three states

California Dreaming

Conservatives are concerned that tech billionaire Tim Draper's proposal to split California into three states would put more Democrats in the U.S. Senate,  but there’s no constitutional requirement that all of the new jurisdictions be admitted as states. They could just as easily be admitted into association with the United States on the same basis as Guam or Palau are, thus adding no Democrats to the Senate.

Is One California Really Enough?

Steven Greenhut, The American Spectator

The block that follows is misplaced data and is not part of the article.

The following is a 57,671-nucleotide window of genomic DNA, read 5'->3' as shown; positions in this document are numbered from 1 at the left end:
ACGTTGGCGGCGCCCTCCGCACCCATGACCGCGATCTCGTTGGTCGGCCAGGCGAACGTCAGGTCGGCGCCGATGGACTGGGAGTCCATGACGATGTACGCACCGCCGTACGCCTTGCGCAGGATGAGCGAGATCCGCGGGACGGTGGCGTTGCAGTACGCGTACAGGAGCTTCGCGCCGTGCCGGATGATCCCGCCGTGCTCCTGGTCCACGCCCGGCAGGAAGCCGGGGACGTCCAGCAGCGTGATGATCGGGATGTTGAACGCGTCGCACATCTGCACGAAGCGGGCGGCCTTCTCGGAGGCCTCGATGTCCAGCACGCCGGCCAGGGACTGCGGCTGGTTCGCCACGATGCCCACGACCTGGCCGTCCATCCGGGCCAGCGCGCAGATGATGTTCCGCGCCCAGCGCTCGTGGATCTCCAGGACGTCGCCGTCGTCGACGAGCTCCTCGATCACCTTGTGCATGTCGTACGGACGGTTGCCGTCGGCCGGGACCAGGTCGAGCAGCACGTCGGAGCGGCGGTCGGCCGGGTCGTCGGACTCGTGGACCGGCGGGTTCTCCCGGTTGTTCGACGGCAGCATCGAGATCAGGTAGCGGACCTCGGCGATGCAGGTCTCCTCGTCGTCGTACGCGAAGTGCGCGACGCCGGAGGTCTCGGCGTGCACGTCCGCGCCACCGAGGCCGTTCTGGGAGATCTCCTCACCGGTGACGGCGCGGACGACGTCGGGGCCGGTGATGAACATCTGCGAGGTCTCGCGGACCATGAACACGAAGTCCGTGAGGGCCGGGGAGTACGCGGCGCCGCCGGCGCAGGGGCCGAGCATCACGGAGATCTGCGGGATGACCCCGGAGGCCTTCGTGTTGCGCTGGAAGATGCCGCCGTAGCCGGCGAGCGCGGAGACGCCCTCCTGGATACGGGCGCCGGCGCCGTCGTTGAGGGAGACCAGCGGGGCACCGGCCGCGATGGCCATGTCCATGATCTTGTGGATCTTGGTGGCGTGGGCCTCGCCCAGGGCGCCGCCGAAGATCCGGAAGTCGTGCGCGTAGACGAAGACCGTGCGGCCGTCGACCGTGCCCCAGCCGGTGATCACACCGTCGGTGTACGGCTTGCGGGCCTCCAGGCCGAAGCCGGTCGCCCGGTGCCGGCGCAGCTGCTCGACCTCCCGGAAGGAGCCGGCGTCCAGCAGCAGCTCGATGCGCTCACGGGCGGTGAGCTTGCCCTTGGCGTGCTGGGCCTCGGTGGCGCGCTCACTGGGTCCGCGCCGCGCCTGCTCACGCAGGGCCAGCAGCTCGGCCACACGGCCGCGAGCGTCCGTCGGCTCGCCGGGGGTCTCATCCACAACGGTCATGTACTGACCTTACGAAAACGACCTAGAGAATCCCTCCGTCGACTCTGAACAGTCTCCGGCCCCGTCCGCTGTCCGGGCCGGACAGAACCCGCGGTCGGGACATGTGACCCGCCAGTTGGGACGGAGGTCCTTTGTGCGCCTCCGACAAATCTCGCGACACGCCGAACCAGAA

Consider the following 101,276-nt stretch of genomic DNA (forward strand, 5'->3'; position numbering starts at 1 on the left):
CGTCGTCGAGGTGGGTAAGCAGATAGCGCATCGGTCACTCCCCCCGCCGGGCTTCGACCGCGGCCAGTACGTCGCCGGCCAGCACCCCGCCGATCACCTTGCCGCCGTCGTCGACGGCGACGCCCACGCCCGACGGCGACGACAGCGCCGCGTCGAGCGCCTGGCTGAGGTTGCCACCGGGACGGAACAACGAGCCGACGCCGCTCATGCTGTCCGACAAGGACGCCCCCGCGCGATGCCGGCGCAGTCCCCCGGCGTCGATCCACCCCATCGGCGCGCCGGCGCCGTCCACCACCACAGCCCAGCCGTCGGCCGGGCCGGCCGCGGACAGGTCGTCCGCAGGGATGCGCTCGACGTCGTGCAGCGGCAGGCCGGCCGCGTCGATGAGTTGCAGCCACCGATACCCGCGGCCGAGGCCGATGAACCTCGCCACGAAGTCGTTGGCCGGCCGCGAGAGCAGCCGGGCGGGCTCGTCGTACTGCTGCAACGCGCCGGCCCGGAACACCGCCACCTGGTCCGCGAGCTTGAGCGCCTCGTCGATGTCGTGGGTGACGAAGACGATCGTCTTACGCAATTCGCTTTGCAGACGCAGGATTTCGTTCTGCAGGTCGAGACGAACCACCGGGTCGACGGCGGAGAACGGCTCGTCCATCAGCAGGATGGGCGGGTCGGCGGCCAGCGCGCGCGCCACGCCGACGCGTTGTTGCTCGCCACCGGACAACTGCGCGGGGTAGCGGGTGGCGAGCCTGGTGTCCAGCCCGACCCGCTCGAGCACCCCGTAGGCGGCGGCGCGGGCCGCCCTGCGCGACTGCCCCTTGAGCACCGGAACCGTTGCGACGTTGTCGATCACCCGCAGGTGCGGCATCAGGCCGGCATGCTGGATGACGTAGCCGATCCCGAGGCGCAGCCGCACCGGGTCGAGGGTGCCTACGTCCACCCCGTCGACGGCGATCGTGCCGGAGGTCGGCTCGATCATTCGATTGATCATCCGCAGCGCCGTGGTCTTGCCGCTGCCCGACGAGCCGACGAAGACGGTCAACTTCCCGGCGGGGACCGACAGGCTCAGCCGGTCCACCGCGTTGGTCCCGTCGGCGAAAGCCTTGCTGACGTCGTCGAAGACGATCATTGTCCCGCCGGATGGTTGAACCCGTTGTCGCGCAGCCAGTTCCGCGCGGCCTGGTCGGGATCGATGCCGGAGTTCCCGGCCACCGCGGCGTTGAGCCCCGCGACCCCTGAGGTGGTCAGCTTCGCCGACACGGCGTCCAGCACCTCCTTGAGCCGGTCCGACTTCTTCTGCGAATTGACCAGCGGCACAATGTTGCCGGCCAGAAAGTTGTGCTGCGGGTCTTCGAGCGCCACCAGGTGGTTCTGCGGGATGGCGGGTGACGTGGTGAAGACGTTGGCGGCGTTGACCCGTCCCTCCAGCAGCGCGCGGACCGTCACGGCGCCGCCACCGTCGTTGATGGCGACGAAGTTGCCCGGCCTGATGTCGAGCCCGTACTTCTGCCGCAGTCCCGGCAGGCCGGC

Californians have been arguing about their state boundaries since it was admitted into the union in 1850. There have been more than 200 efforts since then to rearrange its boundaries, which were the product of happenstance and greed (the desire to grab as many of the gold fields as possible). It’s fine to try it again, but the reason for any current break up has to be clear. It’s not only to create smaller, more geographically compatible portions. It’s to give the state’s more conservative regions a chance to unyoke themselves from the liberal Democrats who have complete control of the place.